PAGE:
Gwen Jorgensen wanted to be an Olympic swimmer. Then she wanted to be a tax accountant. But somewhere along the line, she was told she should give triathlon a try -- so she became the greatest triathlete in the world.
Jorgensen is a reigning two-time world champion and didn't lose a single race for the entire 2015 season. Even when she's about to lose, she doesn't: In June, she found herself trailing Bermuda's Flora Duffy by 100 seconds entering the conclusive running portion of a triathlon in Leeds -- and she still won by 51 seconds.
She's won pretty much everywhere, including Rio. Last August, Jorgensen won a test event by 19 seconds on the Olympic triathlon course, which sees athletes swim the waters of Copacabana beach and bike the coast's hills. Jorgensen calls the bike ride "really hard," but that may just tire everybody out for the indefatigable Jorgensen to beat them on the final run. She's the odds-on favorite to win the women's triathlon event, held Aug. 20.
Back in Waukesha, Wisc., Jorgensen was MVP of her high school swim team and all-state in track. She went to Wisconsin, where she made the Big Ten championships but fell short of competing in national events. So she switched to track, where she won the Big Ten 5,000-meter championship as a senior. Jorgensen didn't think she wasn't elite in any one event so she got a Master's degree in accounting and took a job as a CPA for Ernst & Young.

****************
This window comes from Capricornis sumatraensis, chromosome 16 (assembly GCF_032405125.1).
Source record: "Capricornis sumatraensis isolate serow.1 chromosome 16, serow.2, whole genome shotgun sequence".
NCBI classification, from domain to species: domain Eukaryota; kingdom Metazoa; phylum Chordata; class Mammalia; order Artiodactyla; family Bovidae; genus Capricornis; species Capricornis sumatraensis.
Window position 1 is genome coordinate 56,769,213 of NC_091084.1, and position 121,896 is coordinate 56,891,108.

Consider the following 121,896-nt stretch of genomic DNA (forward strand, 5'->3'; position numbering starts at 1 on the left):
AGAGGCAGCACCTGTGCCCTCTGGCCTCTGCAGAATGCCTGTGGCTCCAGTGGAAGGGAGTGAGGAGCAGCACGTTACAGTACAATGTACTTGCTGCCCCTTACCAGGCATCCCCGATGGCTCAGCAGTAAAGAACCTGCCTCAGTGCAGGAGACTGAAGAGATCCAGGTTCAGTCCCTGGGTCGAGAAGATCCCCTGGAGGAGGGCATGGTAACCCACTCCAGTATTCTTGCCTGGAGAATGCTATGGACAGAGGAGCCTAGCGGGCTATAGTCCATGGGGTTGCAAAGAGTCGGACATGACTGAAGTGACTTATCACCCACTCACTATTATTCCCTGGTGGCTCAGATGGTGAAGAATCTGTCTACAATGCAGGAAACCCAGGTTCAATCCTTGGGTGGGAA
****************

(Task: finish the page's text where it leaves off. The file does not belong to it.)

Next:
It took a recruiter for USA Triathlon to realize Jorgensen's potential. She had been good at running and good at swimming. That's two-thirds of triathlon. So somebody gave Jorgensen a call and urged her to try it. She found herself working two jobs:
I would wake up around 4am, ride my bike in the dark with lots of lights to swimming practice (at the time I didn't own a car), swim for an hour and a half, hop on the treadmill for thirty to forty minutes, ride home and be at work before 8am. I would then put in a full day at work and then come home and ride the trainer.
And then she found herself being really, really good at triathlon. Two years later, Jorgensen was racing in the 2012 Olympics in London. She got a flat tire during the bike portion of the event, causing her to finish 38th. But around 2014, she hit her stride. She's only lost one race since April of that year.
Jorgensen has taken on the world's best in one of the world's toughest sports and thrived. And yet somehow, she thinks parts of accounting may have been harder:
In triathlon, we train to exceed the demands of competition. In theory, racing should be easier than training (this isn't usually the case, however). Tax season is different. No one can truly prepare you for your first tax season. It's a lot of long hours, but really rewarding when you finish a long project that you are proud of.
No offense to any CPAs, but we think triathlon is slightly more entertaining to watch than the tax rush.